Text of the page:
Iceland prepares for volcano eruption as thousands evacuate

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Residents of Iceland, known as the land of fire and ice, are under a “significant” threat of the eruption of Fagradalsfjall volcano on the Reykjanes Peninsula, according to the Icelandic Meteorological Office, reported Reuters.

In 2021, the volcano reawakened after 800 years, spewing lava and continuing with volcanic activity for six months. An eruption from a separate fissure of the volcano occurred in August of last year.

In recent weeks, thousands of tremors recorded in the area, along with evidence of magma spreading underground, have warned of another imminent eruption.

The hundreds of earthquakes that have been shaking the peninsula have gotten weaker in the past couple of days, though scientists still anticipate the volcano to blow, BBC News reported.

“We believe that this intrusion is literally hovering, sitting in equilibrium now just below the earth’s surface,” said Matthew James Roberts, the meteorological office’s managing director of the service and research division, as reported by Reuters. “We have this tremendous uncertainty now. Will there be an eruption and if so, what sort of damage will occur?”

Nearly 4,000 residents were evacuated this past weekend as the activity threatened the coastal town of Grindavík, located about 42 miles southwest of Reykjavik.

Bill McGuire, University College London professor emeritus of geophysical and climate hazards, said that there was not any reason to believe the eruption would be particularly large, CNN reported.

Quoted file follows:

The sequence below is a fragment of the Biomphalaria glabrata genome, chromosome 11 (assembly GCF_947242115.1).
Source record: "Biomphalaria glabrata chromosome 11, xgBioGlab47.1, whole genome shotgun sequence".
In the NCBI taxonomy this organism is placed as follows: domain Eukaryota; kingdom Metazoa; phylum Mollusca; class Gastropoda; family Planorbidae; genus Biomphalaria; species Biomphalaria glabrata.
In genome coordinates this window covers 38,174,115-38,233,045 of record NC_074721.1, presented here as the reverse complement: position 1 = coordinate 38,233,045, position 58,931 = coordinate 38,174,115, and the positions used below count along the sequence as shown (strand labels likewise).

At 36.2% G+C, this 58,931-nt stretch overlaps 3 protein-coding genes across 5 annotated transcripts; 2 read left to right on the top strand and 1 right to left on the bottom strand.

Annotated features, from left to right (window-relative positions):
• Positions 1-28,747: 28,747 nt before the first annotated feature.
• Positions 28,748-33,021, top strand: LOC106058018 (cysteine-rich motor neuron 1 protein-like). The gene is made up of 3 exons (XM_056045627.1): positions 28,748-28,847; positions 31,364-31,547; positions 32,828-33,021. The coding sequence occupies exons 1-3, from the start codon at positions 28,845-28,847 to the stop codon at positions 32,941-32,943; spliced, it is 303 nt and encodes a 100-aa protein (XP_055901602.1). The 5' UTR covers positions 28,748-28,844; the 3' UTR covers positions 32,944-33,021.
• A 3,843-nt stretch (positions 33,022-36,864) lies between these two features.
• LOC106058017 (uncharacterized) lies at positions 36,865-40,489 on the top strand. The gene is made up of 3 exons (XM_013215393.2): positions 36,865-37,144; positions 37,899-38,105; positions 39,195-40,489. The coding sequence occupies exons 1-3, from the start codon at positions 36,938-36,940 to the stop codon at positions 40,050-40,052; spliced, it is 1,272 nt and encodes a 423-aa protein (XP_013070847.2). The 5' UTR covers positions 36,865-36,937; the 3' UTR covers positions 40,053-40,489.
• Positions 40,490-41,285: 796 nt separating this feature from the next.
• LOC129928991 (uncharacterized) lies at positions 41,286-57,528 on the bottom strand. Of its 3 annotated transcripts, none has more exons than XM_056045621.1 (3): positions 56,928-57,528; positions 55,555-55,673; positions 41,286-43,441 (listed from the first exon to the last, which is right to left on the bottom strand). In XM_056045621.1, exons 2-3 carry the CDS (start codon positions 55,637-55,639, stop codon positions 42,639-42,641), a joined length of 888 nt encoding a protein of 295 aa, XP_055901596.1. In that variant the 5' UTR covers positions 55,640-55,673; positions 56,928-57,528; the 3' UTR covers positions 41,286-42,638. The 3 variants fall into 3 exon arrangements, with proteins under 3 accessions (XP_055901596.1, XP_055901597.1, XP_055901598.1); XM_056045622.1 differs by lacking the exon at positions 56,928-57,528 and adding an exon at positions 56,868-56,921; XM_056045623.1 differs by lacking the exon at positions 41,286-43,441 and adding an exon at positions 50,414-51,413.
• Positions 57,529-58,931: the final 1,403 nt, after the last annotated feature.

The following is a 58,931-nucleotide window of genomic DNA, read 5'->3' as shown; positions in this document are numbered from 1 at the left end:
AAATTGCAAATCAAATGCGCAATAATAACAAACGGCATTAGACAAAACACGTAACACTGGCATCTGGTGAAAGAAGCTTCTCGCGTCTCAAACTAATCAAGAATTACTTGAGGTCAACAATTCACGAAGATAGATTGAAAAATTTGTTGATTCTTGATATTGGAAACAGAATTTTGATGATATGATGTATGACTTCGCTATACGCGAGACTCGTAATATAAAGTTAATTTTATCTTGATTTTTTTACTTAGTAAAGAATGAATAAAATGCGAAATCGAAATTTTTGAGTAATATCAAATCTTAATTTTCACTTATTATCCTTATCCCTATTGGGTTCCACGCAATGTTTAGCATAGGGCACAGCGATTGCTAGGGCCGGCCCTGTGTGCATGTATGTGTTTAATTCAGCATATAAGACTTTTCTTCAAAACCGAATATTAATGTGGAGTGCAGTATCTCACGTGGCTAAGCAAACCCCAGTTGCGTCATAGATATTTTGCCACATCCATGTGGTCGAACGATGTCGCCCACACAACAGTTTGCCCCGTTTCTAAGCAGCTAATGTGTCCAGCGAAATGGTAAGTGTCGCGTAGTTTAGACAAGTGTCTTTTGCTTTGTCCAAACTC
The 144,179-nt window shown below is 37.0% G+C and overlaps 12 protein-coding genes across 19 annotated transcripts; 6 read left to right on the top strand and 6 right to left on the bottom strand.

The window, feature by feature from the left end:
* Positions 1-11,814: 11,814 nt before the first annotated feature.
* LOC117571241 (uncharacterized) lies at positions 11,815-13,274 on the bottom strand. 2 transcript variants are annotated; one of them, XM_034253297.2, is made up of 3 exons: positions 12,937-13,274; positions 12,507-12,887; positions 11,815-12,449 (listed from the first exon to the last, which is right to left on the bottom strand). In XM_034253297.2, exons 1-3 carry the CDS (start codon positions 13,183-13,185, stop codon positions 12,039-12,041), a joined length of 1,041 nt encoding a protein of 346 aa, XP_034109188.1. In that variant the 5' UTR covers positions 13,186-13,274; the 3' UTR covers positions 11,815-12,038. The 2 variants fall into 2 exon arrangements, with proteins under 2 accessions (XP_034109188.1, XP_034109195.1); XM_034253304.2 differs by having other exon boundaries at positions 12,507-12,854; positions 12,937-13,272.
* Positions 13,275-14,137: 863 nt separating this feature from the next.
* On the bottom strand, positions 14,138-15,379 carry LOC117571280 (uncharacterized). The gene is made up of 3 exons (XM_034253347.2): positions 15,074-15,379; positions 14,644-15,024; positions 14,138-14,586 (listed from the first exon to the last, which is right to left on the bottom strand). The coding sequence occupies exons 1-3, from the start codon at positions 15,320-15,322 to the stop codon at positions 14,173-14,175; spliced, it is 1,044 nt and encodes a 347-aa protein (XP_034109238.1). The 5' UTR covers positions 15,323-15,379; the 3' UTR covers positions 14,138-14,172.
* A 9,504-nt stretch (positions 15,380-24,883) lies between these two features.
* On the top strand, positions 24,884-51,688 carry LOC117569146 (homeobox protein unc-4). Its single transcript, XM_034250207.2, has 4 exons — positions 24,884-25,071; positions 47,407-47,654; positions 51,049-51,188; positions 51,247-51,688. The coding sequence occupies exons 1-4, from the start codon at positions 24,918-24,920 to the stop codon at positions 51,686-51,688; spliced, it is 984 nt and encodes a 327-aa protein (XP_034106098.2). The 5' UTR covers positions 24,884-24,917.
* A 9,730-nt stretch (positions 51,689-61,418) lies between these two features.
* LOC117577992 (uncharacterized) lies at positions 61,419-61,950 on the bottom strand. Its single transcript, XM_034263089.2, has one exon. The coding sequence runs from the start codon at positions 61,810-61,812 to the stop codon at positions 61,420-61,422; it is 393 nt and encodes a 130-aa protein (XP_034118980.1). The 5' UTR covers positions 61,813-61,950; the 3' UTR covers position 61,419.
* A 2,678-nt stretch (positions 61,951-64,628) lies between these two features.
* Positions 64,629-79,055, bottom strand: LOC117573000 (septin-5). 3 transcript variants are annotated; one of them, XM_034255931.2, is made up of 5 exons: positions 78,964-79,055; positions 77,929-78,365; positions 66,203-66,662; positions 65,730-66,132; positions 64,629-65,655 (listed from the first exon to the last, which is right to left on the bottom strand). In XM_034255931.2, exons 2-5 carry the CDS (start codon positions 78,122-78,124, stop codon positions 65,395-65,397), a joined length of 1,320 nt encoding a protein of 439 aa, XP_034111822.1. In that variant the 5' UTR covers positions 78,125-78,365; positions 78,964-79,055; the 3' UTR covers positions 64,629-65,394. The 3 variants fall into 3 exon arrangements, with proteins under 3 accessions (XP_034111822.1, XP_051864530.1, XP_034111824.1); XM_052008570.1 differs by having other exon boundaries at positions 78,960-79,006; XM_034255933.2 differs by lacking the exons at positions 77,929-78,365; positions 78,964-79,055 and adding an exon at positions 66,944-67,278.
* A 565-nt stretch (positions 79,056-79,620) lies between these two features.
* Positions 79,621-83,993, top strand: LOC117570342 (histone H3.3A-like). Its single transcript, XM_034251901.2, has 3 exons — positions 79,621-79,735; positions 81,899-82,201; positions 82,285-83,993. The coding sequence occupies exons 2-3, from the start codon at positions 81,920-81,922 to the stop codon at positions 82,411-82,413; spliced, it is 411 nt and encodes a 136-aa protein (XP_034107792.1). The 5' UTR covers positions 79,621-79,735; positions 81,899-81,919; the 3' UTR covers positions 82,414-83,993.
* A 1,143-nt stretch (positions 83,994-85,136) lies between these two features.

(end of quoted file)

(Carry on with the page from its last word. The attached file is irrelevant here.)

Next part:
However, McGuire added that “it is notoriously hard to forecast how big an eruption will be. The evacuated town of Grindavík is very close to the position of the new fracture, and its survival is far from assured. Everything depends upon where magma eventually reaches the surface, but the situation doesn’t look good for the residents of the town.”

Iceland is located between two of the largest tectonic plates in the world, the North American and the Eurasian, making it a hotbed of volcanic and seismic activity, Reuters reported.

“At around four on Friday, [the earthquakes] just started being non-stop. Just constant big quakes for hours,” Gisli Gunnarsson, a 29-year-old music composer who was forced to evacuate his hometown of Grindavik, told PA Media, as reported by BBC News. “We all rushed out of [Grindavik] so quickly, in a matter of hours, so we didn’t really think at the time that might possibly be the last time we see our home, so that’s been difficult.”

Most of Grindavik’s 3,800 residents had found places to stay with friends or family, with fewer than 75 utilizing evacuation centers, according to one rescue official, Reuters reported.

“It’s not only the people in Grindavik who are shocked about this situation it’s the whole of Iceland,” said Belgian-born Hans Vera, who has been living in Iceland since 1999, as reported by Reuters.

This article originally appeared on EcoWatch and was syndicated by MediaFeed.

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This article originally appeared on EcoWatch and was syndicated by MediaFeed.

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